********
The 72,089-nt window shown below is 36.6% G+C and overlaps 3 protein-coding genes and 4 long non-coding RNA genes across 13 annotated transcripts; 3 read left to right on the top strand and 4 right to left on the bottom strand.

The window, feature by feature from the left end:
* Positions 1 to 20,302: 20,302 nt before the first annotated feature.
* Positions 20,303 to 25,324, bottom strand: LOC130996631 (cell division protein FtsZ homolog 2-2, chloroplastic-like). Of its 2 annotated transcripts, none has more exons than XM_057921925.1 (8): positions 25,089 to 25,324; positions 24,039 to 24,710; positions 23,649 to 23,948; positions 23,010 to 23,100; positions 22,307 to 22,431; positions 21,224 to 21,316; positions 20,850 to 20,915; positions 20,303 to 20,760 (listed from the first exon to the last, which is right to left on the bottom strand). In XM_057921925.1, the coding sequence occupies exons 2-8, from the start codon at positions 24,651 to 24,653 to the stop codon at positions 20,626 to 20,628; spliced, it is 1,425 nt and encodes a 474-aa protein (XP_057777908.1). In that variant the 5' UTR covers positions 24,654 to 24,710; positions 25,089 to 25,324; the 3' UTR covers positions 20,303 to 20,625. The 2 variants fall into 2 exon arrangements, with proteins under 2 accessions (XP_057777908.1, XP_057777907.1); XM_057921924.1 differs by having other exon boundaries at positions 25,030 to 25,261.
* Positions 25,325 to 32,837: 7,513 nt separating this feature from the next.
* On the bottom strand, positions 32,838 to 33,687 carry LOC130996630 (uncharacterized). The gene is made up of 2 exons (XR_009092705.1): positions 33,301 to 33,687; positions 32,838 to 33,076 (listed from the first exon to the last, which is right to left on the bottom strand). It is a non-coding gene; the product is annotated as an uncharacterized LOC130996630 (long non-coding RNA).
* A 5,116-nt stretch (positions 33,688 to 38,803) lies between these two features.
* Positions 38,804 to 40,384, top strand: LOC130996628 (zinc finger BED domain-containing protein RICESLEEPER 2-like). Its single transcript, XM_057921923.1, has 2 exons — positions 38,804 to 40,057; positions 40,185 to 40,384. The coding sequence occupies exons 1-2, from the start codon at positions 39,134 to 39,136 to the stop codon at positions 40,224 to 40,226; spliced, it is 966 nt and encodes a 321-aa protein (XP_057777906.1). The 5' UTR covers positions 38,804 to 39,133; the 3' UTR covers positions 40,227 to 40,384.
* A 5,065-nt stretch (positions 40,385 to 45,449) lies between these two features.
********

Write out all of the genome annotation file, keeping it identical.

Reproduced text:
The 72,089-nt window shown below is 36.6% G+C and overlaps 3 protein-coding genes and 4 long non-coding RNA genes across 13 annotated transcripts; 3 read left to right on the top strand and 4 right to left on the bottom strand.

The window, feature by feature from the left end:
* Positions 1 to 20,302: 20,302 nt before the first annotated feature.
* Positions 20,303 to 25,324, bottom strand: LOC130996631 (cell division protein FtsZ homolog 2-2, chloroplastic-like). Of its 2 annotated transcripts, none has more exons than XM_057921925.1 (8): positions 25,089 to 25,324; positions 24,039 to 24,710; positions 23,649 to 23,948; positions 23,010 to 23,100; positions 22,307 to 22,431; positions 21,224 to 21,316; positions 20,850 to 20,915; positions 20,303 to 20,760 (listed from the first exon to the last, which is right to left on the bottom strand). In XM_057921925.1, the coding sequence occupies exons 2-8, from the start codon at positions 24,651 to 24,653 to the stop codon at positions 20,626 to 20,628; spliced, it is 1,425 nt and encodes a 474-aa protein (XP_057777908.1). In that variant the 5' UTR covers positions 24,654 to 24,710; positions 25,089 to 25,324; the 3' UTR covers positions 20,303 to 20,625. The 2 variants fall into 2 exon arrangements, with proteins under 2 accessions (XP_057777908.1, XP_057777907.1); XM_057921924.1 differs by having other exon boundaries at positions 25,030 to 25,261.
* Positions 25,325 to 32,837: 7,513 nt separating this feature from the next.
* On the bottom strand, positions 32,838 to 33,687 carry LOC130996630 (uncharacterized). The gene is made up of 2 exons (XR_009092705.1): positions 33,301 to 33,687; positions 32,838 to 33,076 (listed from the first exon to the last, which is right to left on the bottom strand). It is a non-coding gene; the product is annotated as an uncharacterized LOC130996630 (long non-coding RNA).
* A 5,116-nt stretch (positions 33,688 to 38,803) lies between these two features.
* Positions 38,804 to 40,384, top strand: LOC130996628 (zinc finger BED domain-containing protein RICESLEEPER 2-like). Its single transcript, XM_057921923.1, has 2 exons — positions 38,804 to 40,057; positions 40,185 to 40,384. The coding sequence occupies exons 1-2, from the start codon at positions 39,134 to 39,136 to the stop codon at positions 40,224 to 40,226; spliced, it is 966 nt and encodes a 321-aa protein (XP_057777906.1). The 5' UTR covers positions 38,804 to 39,133; the 3' UTR covers positions 40,227 to 40,384.
* A 5,065-nt stretch (positions 40,385 to 45,449) lies between these two features.